**2. Practice on developing parts of loops**

This material may seem foreign at first, difficult, confusing. That's because it goes against the way you have been thinking about programming ever since you started to program. That's ok.

The way to change how you think about loops to use the new methodology is to practice. On this web page, we present examples and exercises that give you such practice. First, we deal with the first loopy question. Then the second loopy question. Finally, the third and fourth loopy questions together. Giving examples and exercises dealing with one loopy question at a time will let you focus on that loopy question, in a way that you can't when you are thinking about a whole loop.

Our focus here is on the *development* of the parts of a loop.

### First loopy question: Does it start right?

The first loopy question is: Does it start right: Is {Q} init {P} true? Alex Fusco gives some examples and some exercises. The exercises are short! Do them! (5 minutes) Read it here: DoesItStartRight?.pdf

In this short video, Annika Lutan video deals with the first loopy question when assertions are give as array diagrams. The exercises are short! Do them!(3.25 minutes) Read it here: Does it start right?.pdf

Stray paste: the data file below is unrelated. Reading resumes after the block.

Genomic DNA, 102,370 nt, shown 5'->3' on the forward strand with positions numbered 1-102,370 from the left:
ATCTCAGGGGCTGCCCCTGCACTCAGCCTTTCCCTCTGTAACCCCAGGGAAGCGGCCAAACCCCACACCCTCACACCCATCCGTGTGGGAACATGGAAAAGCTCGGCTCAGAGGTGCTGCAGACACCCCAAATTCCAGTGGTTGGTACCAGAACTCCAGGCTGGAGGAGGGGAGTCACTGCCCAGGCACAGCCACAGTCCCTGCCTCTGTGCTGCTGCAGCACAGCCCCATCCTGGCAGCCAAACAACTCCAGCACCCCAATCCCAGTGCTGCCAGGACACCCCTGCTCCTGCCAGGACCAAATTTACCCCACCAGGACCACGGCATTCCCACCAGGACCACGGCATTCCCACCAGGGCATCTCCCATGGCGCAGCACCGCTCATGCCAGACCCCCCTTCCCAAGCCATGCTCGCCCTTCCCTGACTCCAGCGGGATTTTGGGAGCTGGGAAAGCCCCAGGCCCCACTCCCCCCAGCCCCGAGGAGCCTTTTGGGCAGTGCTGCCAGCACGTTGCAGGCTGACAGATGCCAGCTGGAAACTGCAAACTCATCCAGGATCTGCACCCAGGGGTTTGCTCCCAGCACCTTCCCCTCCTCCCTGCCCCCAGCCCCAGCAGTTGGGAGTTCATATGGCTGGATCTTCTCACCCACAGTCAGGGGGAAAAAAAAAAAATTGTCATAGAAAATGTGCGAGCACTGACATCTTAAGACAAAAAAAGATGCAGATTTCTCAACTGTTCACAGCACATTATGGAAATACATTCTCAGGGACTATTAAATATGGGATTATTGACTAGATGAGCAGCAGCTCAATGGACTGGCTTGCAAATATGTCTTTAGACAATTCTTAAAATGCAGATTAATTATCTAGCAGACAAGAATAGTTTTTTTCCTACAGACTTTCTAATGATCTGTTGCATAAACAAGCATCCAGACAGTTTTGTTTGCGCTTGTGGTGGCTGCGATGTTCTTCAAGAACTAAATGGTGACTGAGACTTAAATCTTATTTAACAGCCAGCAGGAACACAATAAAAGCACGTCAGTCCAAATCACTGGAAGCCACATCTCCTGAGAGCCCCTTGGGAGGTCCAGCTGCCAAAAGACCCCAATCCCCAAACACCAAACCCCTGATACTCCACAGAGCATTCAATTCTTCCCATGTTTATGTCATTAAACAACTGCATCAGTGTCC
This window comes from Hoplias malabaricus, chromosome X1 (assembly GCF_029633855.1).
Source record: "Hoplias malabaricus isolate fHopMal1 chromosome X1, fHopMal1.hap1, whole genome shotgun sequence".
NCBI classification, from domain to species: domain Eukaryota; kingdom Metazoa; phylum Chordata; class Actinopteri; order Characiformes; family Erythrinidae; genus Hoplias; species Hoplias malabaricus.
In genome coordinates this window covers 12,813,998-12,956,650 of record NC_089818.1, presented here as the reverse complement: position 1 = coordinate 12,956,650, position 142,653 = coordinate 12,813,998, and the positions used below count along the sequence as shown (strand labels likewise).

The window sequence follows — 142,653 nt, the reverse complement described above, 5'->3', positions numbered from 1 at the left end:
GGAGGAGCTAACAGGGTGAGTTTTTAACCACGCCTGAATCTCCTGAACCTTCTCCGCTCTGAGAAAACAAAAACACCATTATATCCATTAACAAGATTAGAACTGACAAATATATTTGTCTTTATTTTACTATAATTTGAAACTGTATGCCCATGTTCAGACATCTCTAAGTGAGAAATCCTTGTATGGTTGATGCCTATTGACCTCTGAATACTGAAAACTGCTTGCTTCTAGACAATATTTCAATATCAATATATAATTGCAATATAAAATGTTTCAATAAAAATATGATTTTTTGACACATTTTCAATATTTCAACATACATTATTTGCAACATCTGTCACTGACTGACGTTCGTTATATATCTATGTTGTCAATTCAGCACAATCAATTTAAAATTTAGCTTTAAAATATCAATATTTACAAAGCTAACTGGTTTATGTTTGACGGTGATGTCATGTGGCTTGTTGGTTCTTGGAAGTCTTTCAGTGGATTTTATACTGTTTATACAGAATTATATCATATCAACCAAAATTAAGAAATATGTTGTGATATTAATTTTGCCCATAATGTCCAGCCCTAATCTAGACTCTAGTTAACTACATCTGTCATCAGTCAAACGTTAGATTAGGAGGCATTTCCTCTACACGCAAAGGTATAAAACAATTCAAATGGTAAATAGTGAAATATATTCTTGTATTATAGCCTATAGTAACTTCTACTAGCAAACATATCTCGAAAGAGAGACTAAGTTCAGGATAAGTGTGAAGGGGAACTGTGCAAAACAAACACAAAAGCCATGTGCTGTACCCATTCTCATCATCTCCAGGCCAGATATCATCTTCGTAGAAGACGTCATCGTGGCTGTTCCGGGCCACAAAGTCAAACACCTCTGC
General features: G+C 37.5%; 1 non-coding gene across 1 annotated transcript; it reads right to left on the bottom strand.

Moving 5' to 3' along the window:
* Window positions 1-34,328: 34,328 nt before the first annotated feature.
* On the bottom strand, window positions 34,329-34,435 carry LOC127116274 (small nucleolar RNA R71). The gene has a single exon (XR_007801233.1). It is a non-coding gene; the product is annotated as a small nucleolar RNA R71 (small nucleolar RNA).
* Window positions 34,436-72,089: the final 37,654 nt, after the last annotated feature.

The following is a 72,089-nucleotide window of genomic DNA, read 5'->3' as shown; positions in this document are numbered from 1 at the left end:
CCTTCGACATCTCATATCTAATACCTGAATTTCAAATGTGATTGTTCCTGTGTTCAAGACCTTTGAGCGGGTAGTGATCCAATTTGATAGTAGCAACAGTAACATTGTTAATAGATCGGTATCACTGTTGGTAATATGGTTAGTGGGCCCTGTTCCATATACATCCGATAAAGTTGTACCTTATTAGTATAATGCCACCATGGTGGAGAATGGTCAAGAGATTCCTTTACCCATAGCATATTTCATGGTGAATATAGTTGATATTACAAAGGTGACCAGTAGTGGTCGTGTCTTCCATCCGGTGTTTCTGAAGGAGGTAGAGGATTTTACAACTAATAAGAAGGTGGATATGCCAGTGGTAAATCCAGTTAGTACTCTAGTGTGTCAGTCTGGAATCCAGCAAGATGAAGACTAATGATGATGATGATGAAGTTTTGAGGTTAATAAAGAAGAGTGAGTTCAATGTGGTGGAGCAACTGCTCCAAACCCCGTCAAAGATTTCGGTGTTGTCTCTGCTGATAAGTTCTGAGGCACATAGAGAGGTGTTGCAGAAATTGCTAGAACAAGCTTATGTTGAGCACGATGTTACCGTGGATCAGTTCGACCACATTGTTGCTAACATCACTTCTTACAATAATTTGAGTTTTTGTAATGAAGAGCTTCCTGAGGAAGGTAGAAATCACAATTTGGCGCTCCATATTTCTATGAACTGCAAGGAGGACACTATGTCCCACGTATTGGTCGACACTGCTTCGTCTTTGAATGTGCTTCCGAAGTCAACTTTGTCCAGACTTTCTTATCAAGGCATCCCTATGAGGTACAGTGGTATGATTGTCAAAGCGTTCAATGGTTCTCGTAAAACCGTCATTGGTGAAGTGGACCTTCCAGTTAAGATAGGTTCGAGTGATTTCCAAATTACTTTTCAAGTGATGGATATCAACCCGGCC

### Second loopy question: Does it end right?

The second loopy question is: Does it end right: Is P && !B => R true? Here's the neat thing about using the method to determine when a loop should stop: You don't have to count how many iterations the loop should make and use that count as the stopping value. So, you can expect to make fewer "off by one" errors. Annika Lutan gives you some examples and some exercises. The exercises are short! Do them! (3.5 minutes) Read it here: Does it end right?.pdf

Alex Fusco shows you how to answer the second loopy question when assertions are given by array diagrams. The exercises are short! Do them! (3 minutes) Read it here: Does it end right?.pdf

### Third and fourth loopy questions: Does the repetend do what it is supposed to do?

We work with the third and fourth loopy question together, because they are related. Together, the must endure that the repetend makes progress toward termination and keeps the invariant true.

In order to answer whether the repetend makes progress toard termination, we need to know what that means. Generallly, this can be indicated by some expression whose value must get closer to 0, and when te loop terminates, that expression's value wil be 0. We'll make this clear in our examples.

Another point. The first question when dealing with the repetend must be: How does it make progress toward termination. If instead we used the question about keeping the invariant true, we would answer: "don't do anything", because the invariant is already true when the repetend starts.

The third and fourth loop questions are:

Does the repetend make progress toward termination?

Does the repetend keep P true: Is {Q && B} S {P} true?

Alex Fusco shows you how to handle these two questions together, because they often have to be answered together. (4.25 minutes) Read it here: Is the repetend right?.pdf

**Note: video has a typo in Exercise 2. ****P: v = minimum of b[k..n]**** should be ****P: v = minimum of b[0..k]****. It's correct in the script.**

Annika Lutan shows you how to answer the third and fourth loopy questions when assertions are given by array diagrams.Do the exercises! (3.5 minutes) Read it here: Is the repetend right?.pdf